Here at TheEmployable we are keen advocates of all things that encourage career growth – be it, training, education, career progression, career change, or just all out refocus of the work / life balance. Of course, career growth can also include taking that leap into self employment and starting a business.
But apart from all the typical business questions you might be asked or ask yourself, here are a few handy pointers on the things you might want to consider, but probably haven’t as yet!
Before or after you quit!
Unless you are presently semi retired, recently redundant or currently unemployed, the chances are that you are thinking of starting your own business whilst still in employment. Consider this – will you start your self employment or own business (or at least test trade it) whilst still in a paid position or will you quit first and then give it a go. There are benefits to at least formalising your business whilst still employed. At least there is cash still coming in to pay the bills, however it can add pressure to you and the level of commitment you show to your current employer and any family / life commitments you have outside of work.
The cost of living
It would be great to live in a utopian world where the cost of living and where you live doesn’t specifically affect the career decisions you make. The hard facts are, you need to work out, if planning to start a business, what your living wage will need to be to make that move from the comfort of a full time and guaranteed wage. Take into account too that as house prices continue to go up (post recession), the cost of even keeping or buying a roof to go over one’shead will also need some consideration. This infographic from Freehold Sale also helps to visualise that where you live can also mean larger overheads and bigger mortgages. (Click here for the whole infographic)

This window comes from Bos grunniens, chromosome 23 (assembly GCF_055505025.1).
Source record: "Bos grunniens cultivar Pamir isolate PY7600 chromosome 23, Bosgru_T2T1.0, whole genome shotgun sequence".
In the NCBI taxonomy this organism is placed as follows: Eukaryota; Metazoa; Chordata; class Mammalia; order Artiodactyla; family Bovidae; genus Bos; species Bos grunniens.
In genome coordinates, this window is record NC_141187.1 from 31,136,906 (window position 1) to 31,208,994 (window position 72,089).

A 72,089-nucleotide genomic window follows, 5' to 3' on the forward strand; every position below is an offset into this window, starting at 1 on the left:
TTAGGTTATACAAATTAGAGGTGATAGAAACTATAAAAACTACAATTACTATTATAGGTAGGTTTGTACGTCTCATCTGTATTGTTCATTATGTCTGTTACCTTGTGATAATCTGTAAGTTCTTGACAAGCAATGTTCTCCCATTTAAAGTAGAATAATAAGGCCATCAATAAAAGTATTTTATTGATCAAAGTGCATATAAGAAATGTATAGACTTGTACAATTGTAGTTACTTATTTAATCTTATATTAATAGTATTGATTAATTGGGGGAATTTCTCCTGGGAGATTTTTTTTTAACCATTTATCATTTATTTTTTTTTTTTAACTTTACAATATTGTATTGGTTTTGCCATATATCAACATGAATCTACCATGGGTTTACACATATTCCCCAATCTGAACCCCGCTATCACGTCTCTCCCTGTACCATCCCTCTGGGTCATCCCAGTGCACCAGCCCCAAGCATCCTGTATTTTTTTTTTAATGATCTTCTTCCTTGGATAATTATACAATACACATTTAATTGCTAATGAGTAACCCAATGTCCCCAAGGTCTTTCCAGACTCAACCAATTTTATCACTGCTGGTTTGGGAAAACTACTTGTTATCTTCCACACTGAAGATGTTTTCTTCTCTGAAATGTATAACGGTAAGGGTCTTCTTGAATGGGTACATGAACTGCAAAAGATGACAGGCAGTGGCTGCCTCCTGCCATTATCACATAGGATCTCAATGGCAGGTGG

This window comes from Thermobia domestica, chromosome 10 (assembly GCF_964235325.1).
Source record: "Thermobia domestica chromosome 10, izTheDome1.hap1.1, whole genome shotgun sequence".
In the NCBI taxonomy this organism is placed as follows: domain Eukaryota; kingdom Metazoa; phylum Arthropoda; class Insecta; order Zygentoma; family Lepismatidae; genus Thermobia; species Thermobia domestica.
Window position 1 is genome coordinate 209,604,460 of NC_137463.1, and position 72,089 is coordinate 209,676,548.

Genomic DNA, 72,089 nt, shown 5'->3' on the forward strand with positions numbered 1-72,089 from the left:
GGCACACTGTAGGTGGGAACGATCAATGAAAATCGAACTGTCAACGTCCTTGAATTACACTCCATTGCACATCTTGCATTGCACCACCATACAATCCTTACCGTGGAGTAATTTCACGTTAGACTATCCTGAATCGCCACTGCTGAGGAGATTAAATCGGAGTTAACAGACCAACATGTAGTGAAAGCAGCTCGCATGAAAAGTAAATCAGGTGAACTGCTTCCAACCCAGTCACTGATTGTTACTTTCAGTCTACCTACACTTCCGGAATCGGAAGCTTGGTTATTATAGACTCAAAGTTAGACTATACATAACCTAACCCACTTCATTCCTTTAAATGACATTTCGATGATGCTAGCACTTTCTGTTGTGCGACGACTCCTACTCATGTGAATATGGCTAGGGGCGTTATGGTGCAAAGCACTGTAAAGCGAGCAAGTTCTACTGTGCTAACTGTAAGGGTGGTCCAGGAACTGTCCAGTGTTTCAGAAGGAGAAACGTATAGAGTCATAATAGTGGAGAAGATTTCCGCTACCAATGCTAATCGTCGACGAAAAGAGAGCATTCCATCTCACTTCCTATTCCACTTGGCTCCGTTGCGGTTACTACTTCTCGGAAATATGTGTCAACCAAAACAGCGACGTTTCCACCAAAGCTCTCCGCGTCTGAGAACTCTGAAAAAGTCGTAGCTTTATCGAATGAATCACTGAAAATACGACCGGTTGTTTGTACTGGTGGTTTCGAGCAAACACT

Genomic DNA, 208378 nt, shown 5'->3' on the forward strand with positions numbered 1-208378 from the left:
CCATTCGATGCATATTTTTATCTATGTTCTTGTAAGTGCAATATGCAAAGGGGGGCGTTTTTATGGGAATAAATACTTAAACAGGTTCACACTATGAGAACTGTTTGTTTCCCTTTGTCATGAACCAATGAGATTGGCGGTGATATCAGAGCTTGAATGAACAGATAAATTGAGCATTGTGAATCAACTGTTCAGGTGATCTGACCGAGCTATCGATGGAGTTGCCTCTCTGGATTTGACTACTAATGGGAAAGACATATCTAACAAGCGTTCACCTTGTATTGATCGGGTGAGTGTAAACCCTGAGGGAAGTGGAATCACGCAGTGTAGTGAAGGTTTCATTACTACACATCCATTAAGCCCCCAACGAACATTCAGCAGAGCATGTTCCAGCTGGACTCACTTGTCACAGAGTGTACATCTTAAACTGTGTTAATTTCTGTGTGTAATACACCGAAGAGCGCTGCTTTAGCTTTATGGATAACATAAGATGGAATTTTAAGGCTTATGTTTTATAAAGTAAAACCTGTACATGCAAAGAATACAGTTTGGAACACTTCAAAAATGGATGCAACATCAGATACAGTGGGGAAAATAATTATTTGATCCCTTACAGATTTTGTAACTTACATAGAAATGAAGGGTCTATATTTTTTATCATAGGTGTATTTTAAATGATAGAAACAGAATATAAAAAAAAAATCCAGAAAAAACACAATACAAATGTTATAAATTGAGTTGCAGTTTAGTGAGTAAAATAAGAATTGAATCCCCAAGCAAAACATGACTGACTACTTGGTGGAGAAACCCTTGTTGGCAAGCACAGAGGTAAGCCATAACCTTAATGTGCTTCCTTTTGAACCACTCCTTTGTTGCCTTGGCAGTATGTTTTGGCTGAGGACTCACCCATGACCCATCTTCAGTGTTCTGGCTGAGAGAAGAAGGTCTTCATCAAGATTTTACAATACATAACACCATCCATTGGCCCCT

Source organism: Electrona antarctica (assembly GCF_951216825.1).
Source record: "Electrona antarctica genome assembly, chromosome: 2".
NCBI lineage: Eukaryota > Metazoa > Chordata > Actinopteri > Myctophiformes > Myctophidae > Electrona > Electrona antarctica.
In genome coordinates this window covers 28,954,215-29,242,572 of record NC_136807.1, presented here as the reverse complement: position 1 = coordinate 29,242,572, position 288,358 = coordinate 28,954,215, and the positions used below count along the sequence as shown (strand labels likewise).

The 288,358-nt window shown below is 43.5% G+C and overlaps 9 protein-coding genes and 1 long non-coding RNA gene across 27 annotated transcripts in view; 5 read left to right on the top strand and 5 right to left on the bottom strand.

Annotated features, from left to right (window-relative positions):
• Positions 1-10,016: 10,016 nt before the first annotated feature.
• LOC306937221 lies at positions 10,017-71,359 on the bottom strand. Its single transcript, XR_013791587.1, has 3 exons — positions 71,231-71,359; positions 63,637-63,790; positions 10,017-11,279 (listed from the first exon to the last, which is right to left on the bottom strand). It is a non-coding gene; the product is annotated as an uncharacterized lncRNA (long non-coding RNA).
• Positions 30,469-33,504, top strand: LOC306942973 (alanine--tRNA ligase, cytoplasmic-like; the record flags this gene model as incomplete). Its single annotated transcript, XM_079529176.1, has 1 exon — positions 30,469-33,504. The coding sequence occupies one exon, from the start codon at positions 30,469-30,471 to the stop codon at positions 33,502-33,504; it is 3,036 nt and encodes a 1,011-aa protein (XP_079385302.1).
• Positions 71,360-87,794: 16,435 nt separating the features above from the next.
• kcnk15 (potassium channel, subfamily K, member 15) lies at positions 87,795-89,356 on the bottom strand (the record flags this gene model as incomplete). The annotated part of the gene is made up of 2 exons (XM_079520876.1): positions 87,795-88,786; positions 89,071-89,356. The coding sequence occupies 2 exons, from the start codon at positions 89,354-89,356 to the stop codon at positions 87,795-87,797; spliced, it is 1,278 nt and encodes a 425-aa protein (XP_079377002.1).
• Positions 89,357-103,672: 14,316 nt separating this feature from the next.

If you are in the midst of starting your own business, you might be so busy that you don’t even take time to consider the real motivation for making that career leap. Take some time to consider why you are thinking of starting a business, and make sure you use that reasoning, be it frustration, career disappointment, or just all round ecstasy for your business eureka moment, to spur and motivate you on.
Can you commit to it?
Of course we’d imagine your answer will be “yes”, but before you get too carried away, understand that unlike full time paid employment, you have to give up more than just the guarantee of a full time wage. Expect (at least for the foreseeable) a lower wage, to have to work longer hours, have more of an emotional attachment to your job, and the need to multi-task in loads of areas and all at the same time! If the answer is still “yes” then brilliant, go for it! Best of luck!